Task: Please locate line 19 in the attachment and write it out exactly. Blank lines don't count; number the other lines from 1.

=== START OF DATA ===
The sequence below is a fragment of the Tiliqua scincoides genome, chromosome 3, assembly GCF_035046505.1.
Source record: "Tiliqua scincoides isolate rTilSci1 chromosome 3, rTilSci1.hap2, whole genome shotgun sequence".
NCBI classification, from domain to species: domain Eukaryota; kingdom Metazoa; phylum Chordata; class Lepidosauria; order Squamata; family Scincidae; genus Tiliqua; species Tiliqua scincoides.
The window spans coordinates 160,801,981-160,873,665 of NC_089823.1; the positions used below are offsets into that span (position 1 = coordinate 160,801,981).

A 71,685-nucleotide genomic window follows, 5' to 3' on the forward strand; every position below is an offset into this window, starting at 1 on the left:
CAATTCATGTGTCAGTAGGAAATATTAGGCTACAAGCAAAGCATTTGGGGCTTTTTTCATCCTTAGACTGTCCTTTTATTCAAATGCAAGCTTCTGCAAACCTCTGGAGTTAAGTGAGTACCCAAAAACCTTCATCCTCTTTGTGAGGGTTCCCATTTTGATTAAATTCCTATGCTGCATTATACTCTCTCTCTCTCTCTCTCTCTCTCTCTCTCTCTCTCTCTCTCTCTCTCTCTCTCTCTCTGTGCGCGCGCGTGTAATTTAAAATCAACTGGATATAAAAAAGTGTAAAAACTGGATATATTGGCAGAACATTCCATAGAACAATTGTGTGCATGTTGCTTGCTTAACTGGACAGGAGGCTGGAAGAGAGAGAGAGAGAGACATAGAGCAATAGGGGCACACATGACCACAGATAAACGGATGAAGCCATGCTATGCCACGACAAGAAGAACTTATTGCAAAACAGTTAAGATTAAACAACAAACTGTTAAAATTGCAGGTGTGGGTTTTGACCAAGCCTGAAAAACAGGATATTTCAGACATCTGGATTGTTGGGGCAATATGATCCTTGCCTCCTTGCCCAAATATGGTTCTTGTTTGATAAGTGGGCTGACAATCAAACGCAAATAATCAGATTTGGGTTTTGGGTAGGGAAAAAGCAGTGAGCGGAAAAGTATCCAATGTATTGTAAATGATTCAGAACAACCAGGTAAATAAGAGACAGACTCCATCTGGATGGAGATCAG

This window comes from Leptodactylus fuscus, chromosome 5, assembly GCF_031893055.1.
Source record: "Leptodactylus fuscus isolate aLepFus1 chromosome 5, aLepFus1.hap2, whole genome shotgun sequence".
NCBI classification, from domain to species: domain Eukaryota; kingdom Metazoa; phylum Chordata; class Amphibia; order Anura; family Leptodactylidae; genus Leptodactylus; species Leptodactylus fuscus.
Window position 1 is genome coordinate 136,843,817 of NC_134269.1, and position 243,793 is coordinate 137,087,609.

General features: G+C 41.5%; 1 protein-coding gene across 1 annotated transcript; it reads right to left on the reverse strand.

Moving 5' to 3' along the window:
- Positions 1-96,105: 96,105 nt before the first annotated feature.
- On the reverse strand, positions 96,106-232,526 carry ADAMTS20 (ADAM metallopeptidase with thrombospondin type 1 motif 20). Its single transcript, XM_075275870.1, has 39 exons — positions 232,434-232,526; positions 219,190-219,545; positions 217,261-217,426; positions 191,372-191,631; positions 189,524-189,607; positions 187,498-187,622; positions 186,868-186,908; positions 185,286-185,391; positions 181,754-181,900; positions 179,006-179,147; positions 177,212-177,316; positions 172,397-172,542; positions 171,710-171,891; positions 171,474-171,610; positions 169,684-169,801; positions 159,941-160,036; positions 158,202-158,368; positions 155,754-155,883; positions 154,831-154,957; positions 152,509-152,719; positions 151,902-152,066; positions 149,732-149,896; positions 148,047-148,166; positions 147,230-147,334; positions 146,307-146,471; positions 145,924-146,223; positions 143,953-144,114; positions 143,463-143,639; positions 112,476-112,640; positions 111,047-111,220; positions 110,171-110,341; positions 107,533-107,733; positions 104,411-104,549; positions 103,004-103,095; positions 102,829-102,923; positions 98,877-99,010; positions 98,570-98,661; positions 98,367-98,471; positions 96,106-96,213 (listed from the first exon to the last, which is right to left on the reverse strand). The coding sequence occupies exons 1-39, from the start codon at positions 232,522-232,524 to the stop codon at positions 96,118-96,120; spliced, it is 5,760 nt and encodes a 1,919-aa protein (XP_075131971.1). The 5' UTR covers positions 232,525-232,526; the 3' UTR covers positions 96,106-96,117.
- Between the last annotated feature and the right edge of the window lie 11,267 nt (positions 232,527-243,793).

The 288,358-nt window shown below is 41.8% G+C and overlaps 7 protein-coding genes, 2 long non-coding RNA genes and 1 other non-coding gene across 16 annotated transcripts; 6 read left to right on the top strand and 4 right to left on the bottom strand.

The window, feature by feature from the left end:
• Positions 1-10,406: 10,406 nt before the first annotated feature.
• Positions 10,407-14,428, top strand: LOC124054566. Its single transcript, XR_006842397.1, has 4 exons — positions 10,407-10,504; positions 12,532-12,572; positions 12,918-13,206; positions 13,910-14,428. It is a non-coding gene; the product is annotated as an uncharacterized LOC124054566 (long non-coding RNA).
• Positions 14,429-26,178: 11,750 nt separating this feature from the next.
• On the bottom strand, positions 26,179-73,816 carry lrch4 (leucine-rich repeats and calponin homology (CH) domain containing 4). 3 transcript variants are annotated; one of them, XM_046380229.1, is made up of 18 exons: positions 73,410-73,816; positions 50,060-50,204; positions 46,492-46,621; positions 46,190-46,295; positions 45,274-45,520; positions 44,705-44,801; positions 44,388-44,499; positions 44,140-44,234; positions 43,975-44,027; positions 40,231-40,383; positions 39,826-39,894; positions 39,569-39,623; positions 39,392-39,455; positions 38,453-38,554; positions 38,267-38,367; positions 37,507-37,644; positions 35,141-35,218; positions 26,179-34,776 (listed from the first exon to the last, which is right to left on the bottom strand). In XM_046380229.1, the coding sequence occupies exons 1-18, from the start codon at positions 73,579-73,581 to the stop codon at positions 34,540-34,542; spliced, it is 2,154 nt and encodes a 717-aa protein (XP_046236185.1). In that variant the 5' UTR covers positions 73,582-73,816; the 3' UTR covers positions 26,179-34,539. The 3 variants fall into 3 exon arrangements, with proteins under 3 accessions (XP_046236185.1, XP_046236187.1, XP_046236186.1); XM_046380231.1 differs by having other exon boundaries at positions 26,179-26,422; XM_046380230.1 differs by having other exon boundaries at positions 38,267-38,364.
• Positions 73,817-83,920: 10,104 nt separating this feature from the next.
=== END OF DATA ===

• Positions 10,407-14,428, top strand: LOC124054566. Its single transcript, XR_006842397.1, has 4 exons — positions 10,407-10,504; positions 12,532-12,572; positions 12,918-13,206; positions 13,910-14,428. It is a non-coding gene; the product is annotated as an uncharacterized LOC124054566 (long non-coding RNA).